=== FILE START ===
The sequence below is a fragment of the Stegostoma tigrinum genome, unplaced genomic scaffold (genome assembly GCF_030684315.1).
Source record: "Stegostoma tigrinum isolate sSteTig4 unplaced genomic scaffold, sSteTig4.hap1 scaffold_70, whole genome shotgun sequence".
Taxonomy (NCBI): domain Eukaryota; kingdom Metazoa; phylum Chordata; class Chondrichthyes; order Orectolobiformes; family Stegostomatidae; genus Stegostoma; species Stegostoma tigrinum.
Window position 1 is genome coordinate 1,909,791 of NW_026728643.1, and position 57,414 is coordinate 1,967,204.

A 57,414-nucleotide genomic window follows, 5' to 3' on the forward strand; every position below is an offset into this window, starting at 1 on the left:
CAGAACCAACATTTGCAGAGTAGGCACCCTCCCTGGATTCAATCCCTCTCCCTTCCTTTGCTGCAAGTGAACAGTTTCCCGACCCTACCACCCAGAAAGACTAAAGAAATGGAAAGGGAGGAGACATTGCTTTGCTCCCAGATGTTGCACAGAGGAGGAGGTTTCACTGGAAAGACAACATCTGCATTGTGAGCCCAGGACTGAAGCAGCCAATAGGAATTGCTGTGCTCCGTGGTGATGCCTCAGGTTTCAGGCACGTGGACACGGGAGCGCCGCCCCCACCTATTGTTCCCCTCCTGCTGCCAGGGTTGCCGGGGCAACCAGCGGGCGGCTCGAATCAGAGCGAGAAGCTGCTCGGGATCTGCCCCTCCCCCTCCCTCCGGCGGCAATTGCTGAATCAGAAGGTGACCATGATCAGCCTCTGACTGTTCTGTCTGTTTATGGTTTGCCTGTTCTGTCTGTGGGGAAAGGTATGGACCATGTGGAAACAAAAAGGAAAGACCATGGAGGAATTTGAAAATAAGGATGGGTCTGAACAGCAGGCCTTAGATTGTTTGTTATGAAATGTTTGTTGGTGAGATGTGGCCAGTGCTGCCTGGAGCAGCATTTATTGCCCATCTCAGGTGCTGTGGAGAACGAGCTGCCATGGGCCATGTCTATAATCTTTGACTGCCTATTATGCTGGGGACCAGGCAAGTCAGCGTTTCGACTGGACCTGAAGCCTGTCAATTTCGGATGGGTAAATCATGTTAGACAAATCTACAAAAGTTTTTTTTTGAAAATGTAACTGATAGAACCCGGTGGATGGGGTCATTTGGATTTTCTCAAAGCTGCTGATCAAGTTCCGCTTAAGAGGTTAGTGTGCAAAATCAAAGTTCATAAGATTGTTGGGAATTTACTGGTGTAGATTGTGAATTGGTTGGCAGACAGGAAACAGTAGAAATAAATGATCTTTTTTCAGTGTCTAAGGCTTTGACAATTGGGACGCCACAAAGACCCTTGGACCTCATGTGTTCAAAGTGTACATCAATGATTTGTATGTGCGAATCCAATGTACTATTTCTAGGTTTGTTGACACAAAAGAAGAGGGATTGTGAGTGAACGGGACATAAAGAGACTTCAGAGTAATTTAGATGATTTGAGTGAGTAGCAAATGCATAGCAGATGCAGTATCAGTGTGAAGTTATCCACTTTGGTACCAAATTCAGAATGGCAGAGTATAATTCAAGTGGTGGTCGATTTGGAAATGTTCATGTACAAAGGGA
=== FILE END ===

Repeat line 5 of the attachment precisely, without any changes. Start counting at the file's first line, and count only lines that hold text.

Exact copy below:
A 57,414-nucleotide genomic window follows, 5' to 3' on the forward strand; every position below is an offset into this window, starting at 1 on the left: